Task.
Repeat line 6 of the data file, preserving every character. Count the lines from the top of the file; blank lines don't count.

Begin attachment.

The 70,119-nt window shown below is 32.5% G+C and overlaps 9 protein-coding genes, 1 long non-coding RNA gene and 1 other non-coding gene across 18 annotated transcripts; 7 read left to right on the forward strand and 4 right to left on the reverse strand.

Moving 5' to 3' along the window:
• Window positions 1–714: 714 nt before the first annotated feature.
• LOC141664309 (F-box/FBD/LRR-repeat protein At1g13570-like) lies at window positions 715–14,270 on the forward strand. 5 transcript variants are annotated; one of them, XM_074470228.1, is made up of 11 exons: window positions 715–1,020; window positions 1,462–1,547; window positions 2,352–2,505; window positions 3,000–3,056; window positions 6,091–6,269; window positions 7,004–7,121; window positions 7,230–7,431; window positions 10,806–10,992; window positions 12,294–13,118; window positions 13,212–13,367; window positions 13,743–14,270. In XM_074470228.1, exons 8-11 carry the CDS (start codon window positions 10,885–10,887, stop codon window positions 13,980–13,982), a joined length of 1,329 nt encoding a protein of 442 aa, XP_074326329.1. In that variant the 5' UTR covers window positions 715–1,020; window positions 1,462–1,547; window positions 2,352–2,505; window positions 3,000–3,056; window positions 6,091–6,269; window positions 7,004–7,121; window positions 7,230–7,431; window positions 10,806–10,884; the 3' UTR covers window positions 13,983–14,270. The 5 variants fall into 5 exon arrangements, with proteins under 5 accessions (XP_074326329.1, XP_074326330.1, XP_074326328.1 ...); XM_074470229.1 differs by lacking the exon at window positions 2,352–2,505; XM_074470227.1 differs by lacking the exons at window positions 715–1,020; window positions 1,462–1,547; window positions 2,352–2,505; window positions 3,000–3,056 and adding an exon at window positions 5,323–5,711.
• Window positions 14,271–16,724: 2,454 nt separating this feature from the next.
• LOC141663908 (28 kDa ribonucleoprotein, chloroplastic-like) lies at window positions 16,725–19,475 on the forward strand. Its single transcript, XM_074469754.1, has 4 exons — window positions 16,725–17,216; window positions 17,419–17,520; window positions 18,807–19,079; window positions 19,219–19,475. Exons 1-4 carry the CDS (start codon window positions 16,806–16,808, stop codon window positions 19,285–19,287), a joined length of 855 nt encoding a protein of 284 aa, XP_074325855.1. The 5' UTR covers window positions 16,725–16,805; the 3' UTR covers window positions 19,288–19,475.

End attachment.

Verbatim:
• LOC141663908 (28 kDa ribonucleoprotein, chloroplastic-like) lies at window positions 16,725–19,475 on the forward strand. Its single transcript, XM_074469754.1, has 4 exons — window positions 16,725–17,216; window positions 17,419–17,520; window positions 18,807–19,079; window positions 19,219–19,475. Exons 1-4 carry the CDS (start codon window positions 16,806–16,808, stop codon window positions 19,285–19,287), a joined length of 855 nt encoding a protein of 284 aa, XP_074325855.1. The 5' UTR covers window positions 16,725–16,805; the 3' UTR covers window positions 19,288–19,475.